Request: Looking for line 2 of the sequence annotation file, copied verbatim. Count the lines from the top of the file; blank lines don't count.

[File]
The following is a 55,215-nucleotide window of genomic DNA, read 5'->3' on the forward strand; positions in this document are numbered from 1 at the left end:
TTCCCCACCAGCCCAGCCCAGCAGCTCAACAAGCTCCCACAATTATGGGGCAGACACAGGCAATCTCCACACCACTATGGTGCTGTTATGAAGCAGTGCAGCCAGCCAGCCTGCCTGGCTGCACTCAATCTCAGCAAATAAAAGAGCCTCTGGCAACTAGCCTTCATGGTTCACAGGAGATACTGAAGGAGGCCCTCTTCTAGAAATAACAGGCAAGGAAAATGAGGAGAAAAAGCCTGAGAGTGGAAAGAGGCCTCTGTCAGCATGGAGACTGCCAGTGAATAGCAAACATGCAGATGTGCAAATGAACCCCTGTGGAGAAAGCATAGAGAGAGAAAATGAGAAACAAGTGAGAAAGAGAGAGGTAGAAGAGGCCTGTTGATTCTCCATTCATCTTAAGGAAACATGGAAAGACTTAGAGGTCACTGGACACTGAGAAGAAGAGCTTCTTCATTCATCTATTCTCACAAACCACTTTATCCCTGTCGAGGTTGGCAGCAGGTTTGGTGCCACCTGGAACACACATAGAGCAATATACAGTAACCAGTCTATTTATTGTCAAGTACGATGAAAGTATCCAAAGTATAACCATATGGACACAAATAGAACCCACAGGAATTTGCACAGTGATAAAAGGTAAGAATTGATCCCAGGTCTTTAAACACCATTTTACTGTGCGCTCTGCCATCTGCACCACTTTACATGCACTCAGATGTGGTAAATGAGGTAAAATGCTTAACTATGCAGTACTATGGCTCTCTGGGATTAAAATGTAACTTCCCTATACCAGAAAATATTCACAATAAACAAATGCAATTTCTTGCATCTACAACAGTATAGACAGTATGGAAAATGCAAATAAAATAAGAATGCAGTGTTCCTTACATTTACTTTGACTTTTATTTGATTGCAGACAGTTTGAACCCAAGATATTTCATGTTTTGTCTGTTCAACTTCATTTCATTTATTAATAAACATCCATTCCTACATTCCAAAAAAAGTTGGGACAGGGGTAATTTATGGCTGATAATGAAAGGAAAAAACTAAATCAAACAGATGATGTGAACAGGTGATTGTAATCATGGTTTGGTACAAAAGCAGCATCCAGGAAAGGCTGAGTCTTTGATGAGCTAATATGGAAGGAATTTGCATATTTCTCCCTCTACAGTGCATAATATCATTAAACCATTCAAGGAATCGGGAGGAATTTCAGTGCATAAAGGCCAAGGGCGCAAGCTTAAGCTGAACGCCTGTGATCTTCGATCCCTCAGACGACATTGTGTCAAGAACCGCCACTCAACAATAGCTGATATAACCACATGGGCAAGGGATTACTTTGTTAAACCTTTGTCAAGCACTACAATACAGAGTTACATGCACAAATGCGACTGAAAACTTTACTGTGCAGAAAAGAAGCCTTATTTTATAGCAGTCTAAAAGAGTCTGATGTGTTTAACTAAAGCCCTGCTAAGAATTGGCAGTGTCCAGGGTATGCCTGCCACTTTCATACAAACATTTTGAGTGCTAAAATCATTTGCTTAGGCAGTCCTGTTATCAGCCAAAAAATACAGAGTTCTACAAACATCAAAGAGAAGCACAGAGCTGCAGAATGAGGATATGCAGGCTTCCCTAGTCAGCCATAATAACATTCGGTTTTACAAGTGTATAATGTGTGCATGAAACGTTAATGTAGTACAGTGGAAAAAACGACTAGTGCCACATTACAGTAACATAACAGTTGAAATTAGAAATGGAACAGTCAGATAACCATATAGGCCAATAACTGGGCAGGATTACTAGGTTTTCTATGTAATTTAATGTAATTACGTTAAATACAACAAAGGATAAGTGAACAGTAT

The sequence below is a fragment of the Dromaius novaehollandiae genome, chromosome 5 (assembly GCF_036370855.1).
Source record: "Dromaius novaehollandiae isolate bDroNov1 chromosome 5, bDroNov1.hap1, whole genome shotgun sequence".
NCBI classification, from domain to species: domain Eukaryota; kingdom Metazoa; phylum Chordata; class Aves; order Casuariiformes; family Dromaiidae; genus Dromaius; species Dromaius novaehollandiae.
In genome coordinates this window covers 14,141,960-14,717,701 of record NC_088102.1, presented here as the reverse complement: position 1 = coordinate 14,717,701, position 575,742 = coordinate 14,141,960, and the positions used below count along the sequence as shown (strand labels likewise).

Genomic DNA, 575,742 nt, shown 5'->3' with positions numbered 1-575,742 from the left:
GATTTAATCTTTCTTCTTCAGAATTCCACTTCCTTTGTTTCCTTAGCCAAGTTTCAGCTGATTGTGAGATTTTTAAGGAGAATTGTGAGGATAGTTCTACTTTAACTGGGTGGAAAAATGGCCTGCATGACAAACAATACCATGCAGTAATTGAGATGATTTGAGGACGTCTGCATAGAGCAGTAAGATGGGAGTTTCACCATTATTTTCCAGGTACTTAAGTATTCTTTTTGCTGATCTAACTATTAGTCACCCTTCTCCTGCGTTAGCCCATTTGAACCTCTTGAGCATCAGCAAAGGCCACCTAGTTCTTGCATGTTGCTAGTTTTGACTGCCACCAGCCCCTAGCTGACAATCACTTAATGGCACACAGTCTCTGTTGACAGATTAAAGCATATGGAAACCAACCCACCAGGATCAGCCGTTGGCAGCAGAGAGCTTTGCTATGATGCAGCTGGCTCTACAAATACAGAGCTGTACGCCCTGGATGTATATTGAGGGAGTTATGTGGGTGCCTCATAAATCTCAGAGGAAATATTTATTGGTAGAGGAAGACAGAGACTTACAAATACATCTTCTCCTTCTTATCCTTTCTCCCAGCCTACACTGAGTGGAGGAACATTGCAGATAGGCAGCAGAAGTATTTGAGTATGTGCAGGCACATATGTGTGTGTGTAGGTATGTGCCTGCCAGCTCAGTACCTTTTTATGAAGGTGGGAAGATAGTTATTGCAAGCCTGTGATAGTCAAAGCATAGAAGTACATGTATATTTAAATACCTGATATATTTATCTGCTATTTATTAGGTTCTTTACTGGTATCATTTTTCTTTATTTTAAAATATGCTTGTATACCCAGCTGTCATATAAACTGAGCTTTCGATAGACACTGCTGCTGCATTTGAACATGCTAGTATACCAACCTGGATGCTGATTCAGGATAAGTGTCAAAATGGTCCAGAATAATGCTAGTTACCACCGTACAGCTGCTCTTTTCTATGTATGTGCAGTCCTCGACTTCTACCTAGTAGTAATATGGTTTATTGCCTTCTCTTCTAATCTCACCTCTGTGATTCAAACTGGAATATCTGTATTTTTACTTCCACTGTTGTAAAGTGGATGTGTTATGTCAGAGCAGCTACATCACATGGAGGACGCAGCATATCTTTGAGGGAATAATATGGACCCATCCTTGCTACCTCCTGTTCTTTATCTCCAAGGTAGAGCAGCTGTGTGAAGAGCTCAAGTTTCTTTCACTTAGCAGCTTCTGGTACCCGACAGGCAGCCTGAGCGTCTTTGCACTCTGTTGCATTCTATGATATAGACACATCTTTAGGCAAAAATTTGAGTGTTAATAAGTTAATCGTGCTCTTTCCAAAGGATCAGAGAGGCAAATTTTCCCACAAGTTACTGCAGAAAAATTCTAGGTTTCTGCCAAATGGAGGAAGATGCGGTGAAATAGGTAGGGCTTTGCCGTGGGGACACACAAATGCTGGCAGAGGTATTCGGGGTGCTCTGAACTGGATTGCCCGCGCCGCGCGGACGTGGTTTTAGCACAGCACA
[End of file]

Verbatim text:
TTCCCCACCAGCCCAGCCCAGCAGCTCAACAAGCTCCCACAATTATGGGGCAGACACAGGCAATCTCCACACCACTATGGTGCTGTTATGAAGCAGTGCAGCCAGCCAGCCTGCCTGGCTGCACTCAATCTCAGCAAATAAAAGAGCCTCTGGCAACTAGCCTTCATGGTTCACAGGAGATACTGAAGGAGGCCCTCTTCTAGAAATAACAGGCAAGGAAAATGAGGAGAAAAAGCCTGAGAGTGGAAAGAGGCCTCTGTCAGCATGGAGACTGCCAGTGAATAGCAAACATGCAGATGTGCAAATGAACCCCTGTGGAGAAAGCATAGAGAGAGAAAATGAGAAACAAGTGAGAAAGAGAGAGGTAGAAGAGGCCTGTTGATTCTCCATTCATCTTAAGGAAACATGGAAAGACTTAGAGGTCACTGGACACTGAGAAGAAGAGCTTCTTCATTCATCTATTCTCACAAACCACTTTATCCCTGTCGAGGTTGGCAGCAGGTTTGGTGCCACCTGGAACACACATAGAGCAATATACAGTAACCAGTCTATTTATTGTCAAGTACGATGAAAGTATCCAAAGTATAACCATATGGACACAAATAGAACCCACAGGAATTTGCACAGTGATAAAAGGTAAGAATTGATCCCAGGTCTTTAAACACCATTTTACTGTGCGCTCTGCCATCTGCACCACTTTACATGCACTCAGATGTGGTAAATGAGGTAAAATGCTTAACTATGCAGTACTATGGCTCTCTGGGATTAAAATGTAACTTCCCTATACCAGAAAATATTCACAATAAACAAATGCAATTTCTTGCATCTACAACAGTATAGACAGTATGGAAAATGCAAATAAAATAAGAATGCAGTGTTCCTTACATTTACTTTGACTTTTATTTGATTGCAGACAGTTTGAACCCAAGATATTTCATGTTTTGTCTGTTCAACTTCATTTCATTTATTAATAAACATCCATTCCTACATTCCAAAAAAAGTTGGGACAGGGGTAATTTATGGCTGATAATGAAAGGAAAAAACTAAATCAAACAGATGATGTGAACAGGTGATTGTAATCATGGTTTGGTACAAAAGCAGCATCCAGGAAAGGCTGAGTCTTTGATGAGCTAATATGGAAGGAATTTGCATATTTCTCCCTCTACAGTGCATAATATCATTAAACCATTCAAGGAATCGGGAGGAATTTCAGTGCATAAAGGCCAAGGGCGCAAGCTTAAGCTGAACGCCTGTGATCTTCGATCCCTCAGACGACATTGTGTCAAGAACCGCCACTCAACAATAGCTGATATAACCACATGGGCAAGGGATTACTTTGTTAAACCTTTGTCAAGCACTACAATACAGAGTTACATGCACAAATGCGACTGAAAACTTTACTGTGCAGAAAAGAAGCCTTATTTTATAGCAGTCTAAAAGAGTCTGATGTGTTTAACTAAAGCCCTGCTAAGAATTGGCAGTGTCCAGGGTATGCCTGCCACTTTCATACAAACATTTTGAGTGCTAAAATCATTTGCTTAGGCAGTCCTGTTATCAGCCAAAAAATACAGAGTTCTACAAACATCAAAGAGAAGCACAGAGCTGCAGAATGAGGATATGCAGGCTTCCCTAGTCAGCCATAATAACATTCGGTTTTACAAGTGTATAATGTGTGCATGAAACGTTAATGTAGTACAGTGGAAAAAACGACTAGTGCCACATTACAGTAACATAACAGTTGAAATTAGAAATGGAACAGTCAGATAACCATATAGGCCAATAACTGGGCAGGATTACTAGGTTTTCTATGTAATTTAATGTAATTACGTTAAATACAACAAAGGATAAGTGAACAGTAT